Tyler slams “musical chair schemes” for retaining appointed Lords

Lib Dem Constitutional Affairs Spokesperson, Paul Tyler, this week re-iterated his party’s support for a democratic second chamber and rejected ‘devious schemes’ which merely tinker with an appointed House.  Speaking in the Lords, he said:

My Lords, the position of my party is very straightforward and consistent.  This is the one respect in which we agree with the noble Lord, Lord Cormack.  We endorse the primacy of the House of Commons.

It is therefore important to remind your Lordships that on 10 July 2012, a clear majority of Conservative MPs—193 to 89—voted for the Second Reading of the coalition Government’s House of Lords Reform Bill, including David Cameron and Theresa May. Great credit it due to the then Sir George Young, now the noble Lord, Lord Young, who led them into the Lobby. An even bigger majority of Labour MPs did so too: 202 to 26, including their then leader and the present one. All the Liberal Democrat MPs supported the Bill, as did a number of minor parties. The result was an overwhelming majority in the other House of 338. As we have been reminded, the other House is supreme.

That was scarcely surprising. The Bill was the product of years of cross-party preparation and careful compromise, building on the Labour Government’s 2008 White Paper and many months of pre-legislative scrutiny by a high-powered Joint Committee.

In the current era of threatened post-truth politics, it is important to remind your Lordships’ House that that Bill was not defeated; instead, it was the victim of a squalid party game played by some Tory Back-Benchers colluding with the then Labour Front Bench to deny the coalition Government an agreement such that time could be allocated to the Bill’s scrutiny in a business-like way. Indeed, the Labour Front Bench would not even suggest a preferred time for its consideration. Had that Bill not been derailed by tribal tactics, we would now be well on the way to dealing with the problems identified in this debate, with an end total membership of 450—here again, I agree with the noble Baroness, Lady Taylor.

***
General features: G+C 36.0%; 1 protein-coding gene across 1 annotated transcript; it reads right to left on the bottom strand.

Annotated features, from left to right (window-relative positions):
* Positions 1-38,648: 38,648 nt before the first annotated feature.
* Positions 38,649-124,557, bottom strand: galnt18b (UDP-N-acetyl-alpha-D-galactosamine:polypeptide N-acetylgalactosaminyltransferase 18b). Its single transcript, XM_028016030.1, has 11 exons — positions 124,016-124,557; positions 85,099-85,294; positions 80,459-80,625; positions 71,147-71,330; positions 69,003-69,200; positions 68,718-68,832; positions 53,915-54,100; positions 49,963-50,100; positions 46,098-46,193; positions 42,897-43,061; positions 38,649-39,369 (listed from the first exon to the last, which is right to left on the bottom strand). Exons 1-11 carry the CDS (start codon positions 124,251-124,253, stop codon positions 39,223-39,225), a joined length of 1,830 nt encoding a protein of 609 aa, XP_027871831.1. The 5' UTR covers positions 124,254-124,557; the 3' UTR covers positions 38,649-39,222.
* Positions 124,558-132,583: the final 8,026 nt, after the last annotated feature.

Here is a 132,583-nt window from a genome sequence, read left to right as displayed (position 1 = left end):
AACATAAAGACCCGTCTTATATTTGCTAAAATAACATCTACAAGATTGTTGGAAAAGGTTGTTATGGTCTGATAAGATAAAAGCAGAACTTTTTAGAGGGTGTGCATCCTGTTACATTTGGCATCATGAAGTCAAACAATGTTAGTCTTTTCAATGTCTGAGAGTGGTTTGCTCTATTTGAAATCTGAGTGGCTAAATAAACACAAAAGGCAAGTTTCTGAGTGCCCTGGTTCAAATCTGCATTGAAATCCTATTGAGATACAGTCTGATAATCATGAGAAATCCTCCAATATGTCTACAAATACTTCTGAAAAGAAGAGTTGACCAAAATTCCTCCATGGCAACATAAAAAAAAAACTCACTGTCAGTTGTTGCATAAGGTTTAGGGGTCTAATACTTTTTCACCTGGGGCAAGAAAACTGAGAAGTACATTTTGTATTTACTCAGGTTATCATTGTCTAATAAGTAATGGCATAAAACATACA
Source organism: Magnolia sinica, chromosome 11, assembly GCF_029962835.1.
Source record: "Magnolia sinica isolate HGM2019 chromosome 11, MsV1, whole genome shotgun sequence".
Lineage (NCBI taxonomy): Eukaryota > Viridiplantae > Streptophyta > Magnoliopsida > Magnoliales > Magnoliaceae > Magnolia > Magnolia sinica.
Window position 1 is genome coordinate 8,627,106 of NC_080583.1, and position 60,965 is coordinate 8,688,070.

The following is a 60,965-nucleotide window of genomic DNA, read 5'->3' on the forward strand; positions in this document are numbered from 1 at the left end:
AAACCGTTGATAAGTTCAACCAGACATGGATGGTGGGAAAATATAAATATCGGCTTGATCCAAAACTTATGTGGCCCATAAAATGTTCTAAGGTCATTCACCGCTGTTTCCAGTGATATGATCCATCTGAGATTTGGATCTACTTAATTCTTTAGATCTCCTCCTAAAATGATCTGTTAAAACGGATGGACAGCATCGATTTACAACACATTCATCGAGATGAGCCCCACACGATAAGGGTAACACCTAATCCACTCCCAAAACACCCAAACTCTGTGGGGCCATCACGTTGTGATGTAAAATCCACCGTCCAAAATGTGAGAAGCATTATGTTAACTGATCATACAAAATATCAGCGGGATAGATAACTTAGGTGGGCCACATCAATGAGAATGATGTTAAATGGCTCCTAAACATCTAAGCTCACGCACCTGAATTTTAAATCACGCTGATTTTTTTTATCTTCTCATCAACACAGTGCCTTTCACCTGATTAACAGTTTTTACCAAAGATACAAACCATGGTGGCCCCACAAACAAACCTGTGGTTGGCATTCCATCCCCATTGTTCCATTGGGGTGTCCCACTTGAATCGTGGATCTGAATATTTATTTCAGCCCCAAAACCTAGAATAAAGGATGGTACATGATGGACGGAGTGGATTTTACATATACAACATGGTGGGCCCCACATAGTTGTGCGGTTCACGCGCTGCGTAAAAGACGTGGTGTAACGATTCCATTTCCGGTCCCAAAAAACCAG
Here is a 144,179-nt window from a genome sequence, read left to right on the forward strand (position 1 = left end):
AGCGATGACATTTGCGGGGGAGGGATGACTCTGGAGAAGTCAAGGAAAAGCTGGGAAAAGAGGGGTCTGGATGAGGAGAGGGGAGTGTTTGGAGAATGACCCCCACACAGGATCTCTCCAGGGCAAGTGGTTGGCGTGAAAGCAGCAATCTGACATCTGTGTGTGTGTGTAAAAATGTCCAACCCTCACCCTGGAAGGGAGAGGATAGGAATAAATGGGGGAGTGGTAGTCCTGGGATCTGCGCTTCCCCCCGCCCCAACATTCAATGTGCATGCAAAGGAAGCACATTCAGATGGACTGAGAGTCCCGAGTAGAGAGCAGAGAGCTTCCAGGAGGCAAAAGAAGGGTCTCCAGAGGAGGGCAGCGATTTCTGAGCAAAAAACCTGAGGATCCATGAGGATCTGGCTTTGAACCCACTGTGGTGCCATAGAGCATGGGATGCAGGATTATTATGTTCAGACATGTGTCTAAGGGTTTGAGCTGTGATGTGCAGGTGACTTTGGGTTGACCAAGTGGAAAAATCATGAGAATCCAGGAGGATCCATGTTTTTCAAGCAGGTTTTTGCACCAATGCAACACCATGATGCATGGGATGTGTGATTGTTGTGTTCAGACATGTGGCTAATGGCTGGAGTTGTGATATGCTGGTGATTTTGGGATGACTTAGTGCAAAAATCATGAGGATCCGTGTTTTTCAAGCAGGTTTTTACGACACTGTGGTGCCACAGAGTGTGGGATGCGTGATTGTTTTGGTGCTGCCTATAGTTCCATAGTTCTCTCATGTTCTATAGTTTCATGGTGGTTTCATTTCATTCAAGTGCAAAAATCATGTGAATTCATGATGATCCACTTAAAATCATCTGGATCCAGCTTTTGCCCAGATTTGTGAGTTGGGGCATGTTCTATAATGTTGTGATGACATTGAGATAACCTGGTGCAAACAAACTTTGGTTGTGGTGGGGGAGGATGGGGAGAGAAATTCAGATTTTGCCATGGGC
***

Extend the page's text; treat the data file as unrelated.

Political appointments would have ceased in 2015 and instead we would have had the first tranche of elected Peers—or perhaps they would have been senators—including, no doubt, several excellent new recruits, among them those who all around the House now come to us in a different capacity. The essential difference would have been that they would have come with democratic legitimacy. For us, the 2012 Bill is still the starting point for a full, comprehensive and democratic response to the frequently reiterated public demand for reform of the composition of your Lordships’ House.

There have been many variations of musical chairs suggested by those who want to tinker with the problem. What they have in common is a denial of surely the first principle of parliamentary democracy: for legislators to be at least predominantly elected. In our view, the suggestion of an upper, or indeed lower, age limit is unacceptably ageist. If the electorate wish to be represented by a 75 year-old or a 25 year-old, that should be up to them. If on the other hand there is the incestuous suggestion that group or party colleagues should select who goes and who stays, that would simply reinforce the public impression that we are a self-serving elite. Any artificial quota on speeches, Questions or days of attendance would be open to blatant mismanagement. If the electorate wished to retain the services of a representative whose busy life outside Parliament gave him or her extra dispassionate, well-informed judgment, it should be entirely up to them and not to the whims of party Whips or group leaders.

Every single one of those devious schemes has major disadvantages. Significantly, when the public are asked to express a preference, there is a much bigger group now demanding total abolition than supporting the present, very unsatisfactory appointments system or any other proposed modifications of it. Those in this House who continue to obstruct real democratic reform risk an increasing public demand for a unicameral Parliament, which my colleagues and I certainly do not support.

In short, the only acceptable method for reducing the size of a House of Parliament in a parliamentary democracy is democracy.

The full debate is available at: https://goo.gl/5oLgSL

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